Anyone who owns or manages a healthcare company should be aware of the industry’s recent rash of ransomware cyber attacks. This style of hack will bring your organization’s operations to a grinding halt. Ransomware freezes your company’s computers, forcing you to pay a ransom in the form of bitcoin in order to regain access.
The SAMSAM Ransomware Family
The ransomware virus is evolving as time progresses. The latest version version of ransomware family, known as “SAMSAM”, is specifically targeting the healthcare industry. This style of ransomware is installed when hackers gain access to highly vulnerable servers. It is quite the unique version of the ever-evolving virus as it is not strictly limited to malvertising. An example of malvertising is a malicious file attached to an email correspondence. The new variant of ransomware actually travels by way of un-patched servers. SAMSAM ransomware relies on such un-patched servers to tap into the data stored on a number of the healthcare provider’s machines. The hackers use this widespread, unauthorized access to pinpoint critical data systems for encryption.
A Deeper Look at the Nuances of the new Ransomware Attacks
The hackers behind the latest version of ransomware attacks rely on access to an open source application server known as JexBoss as well as a number of other Java-based application platforms. They utilize an array of exploits to obtain remote shell access to a healthcare provider’s server. Once the server is accessed, SAMSAM is installed directly onto the desired Web application server. The infected server spreads the ransomware client across machines that run on Windows operating systems. This infection is accomplished by moving laterally across the network.
Ransomware Attackers Keep the Lines of Communication Open
The cyber criminals behind the ransomware attacks design this style of attack in a manner that encourages communication. Victims can directly communicate with the hackers to negotiate the terms of the ransom. Once payment terms are agreed upon and payment is made, the healthcare provider’s computer network is unfrozen. Payment is made in the form of bitcoins rather than cash. Some ransomware hackers require as little as one and a half bitcoins while others demand upwards of 20 bitcoins to relinquish control of infected systems.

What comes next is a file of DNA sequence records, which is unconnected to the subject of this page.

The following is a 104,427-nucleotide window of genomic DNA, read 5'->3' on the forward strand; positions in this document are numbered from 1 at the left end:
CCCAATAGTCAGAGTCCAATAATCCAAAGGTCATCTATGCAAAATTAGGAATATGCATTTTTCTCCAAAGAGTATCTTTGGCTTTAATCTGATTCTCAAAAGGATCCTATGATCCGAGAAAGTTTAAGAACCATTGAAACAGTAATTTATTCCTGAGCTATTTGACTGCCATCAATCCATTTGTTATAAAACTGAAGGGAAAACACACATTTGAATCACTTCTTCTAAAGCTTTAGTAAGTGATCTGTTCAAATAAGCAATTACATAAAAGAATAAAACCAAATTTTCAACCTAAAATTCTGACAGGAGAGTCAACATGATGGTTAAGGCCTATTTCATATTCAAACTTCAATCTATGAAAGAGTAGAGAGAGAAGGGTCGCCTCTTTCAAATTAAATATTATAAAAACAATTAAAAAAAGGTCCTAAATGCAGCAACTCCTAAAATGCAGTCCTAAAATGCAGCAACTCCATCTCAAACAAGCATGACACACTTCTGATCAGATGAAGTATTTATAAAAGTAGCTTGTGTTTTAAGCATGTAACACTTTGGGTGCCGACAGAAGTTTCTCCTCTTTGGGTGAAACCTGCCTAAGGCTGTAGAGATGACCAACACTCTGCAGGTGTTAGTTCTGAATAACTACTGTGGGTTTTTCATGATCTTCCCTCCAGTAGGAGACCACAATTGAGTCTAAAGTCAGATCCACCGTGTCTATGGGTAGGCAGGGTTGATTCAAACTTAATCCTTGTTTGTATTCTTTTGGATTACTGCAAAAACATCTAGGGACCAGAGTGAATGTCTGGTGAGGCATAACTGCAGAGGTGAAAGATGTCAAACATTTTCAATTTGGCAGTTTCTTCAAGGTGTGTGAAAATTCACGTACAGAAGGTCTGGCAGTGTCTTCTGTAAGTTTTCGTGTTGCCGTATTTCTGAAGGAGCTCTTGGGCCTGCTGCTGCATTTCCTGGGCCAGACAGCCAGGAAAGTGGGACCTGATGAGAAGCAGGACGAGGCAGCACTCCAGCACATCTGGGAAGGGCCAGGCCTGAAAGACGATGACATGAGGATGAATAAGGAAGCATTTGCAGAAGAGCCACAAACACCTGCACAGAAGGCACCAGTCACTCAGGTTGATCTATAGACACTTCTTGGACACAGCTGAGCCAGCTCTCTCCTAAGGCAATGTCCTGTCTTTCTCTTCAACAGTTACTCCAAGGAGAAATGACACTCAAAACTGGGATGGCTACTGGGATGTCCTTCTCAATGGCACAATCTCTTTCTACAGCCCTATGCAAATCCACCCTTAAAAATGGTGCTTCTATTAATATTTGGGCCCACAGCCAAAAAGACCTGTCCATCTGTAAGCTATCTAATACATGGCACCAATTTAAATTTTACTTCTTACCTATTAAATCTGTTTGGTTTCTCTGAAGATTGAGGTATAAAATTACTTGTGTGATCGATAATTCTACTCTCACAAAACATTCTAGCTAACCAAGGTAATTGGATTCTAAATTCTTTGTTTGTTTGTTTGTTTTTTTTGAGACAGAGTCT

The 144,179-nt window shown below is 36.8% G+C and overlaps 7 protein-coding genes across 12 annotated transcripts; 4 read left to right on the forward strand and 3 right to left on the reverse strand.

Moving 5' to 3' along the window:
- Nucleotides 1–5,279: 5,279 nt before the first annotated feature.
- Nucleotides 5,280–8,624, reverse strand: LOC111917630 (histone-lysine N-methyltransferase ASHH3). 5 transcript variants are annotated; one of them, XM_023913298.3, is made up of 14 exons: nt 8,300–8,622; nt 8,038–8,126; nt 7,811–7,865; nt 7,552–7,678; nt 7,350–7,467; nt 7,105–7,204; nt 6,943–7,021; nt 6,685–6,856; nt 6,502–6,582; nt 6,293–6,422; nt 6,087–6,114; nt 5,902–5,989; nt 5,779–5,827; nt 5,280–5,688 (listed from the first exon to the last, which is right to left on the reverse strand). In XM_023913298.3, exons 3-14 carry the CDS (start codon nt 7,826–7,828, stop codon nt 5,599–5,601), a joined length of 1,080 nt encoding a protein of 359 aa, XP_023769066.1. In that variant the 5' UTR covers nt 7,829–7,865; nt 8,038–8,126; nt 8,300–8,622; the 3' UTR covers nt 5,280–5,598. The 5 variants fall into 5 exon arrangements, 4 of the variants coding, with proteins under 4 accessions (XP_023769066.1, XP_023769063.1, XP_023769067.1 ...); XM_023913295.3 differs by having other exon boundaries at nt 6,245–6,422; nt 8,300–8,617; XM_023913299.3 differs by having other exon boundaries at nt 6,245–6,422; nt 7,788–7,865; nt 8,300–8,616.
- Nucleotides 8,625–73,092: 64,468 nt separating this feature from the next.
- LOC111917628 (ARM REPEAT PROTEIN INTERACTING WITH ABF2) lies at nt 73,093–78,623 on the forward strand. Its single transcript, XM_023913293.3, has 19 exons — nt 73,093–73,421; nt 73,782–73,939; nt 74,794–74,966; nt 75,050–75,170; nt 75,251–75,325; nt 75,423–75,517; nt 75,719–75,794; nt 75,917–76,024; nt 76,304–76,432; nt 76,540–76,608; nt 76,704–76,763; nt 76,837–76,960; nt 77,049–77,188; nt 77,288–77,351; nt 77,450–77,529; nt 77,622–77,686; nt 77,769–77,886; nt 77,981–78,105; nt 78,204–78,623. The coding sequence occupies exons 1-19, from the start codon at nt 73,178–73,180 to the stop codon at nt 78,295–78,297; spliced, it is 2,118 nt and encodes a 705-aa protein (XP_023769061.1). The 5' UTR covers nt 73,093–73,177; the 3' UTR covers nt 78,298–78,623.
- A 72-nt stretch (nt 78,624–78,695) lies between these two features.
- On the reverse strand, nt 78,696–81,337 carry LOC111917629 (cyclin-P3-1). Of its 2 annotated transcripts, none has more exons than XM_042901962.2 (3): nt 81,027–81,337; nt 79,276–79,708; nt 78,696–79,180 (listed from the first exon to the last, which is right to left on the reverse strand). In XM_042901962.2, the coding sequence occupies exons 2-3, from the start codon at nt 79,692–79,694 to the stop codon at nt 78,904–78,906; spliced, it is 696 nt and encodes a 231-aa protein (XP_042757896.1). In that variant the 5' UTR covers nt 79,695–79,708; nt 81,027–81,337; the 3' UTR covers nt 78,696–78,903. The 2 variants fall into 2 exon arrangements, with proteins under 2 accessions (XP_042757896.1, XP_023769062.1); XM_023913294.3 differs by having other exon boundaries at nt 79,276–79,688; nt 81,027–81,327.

SAMSAM Ransomware is able to Wreak Incredible Havoc
Cyber security experts agree that SAMSAM ransomware is similar to SAMAS, a family of crypto-ransomware that is famous for its ability to encrypt files on the infected system as well as those across an entire network. Even network-based backups are vulnerable to this style of cyber attack. According to a statement made by the FBI, the cyber criminals behind SAMAS also use the malware to manually locate and erase backups. As a result, affected businesses have no choice but to pay the ransom or deal with the ramifications of a massive data loss. Such an attack is similar to a targeted attack in which the infiltrator selects its victims and exercises full control over what transpires. It is a stark contrast from the typical crypto-ransomware that operates in an automated fashion.
Possible Solutions to Prevent Ransomware Infiltrations
The recent spate of ransomware attacks against healthcare providers has prompted many to request assistance from the FBI’s digital security personnel as well as other computer security experts. The industry-wide hope is that emergency assistance can be provided when ransomware attacks strike. Healthcare executives are also requesting the FBI’s assistance to uncover the sources of these brutal attacks. It should be noted that Trend Micro has stepped up to the plate to monitor activities pertaining to both the SAMSAM and SAMAS versions of ransomware. Healthcare providers can obtain protection against this vicious cyber attack with Trend Micro Security, Worry Free Business Security and Smart Protection Suites. It is also worth noting that healthcare institutions should disable automatic macro loading in all Microsoft Office programs to boost security. The implementation of strong password policies along with frequent patching schedules will also provide additional protection against ransomware.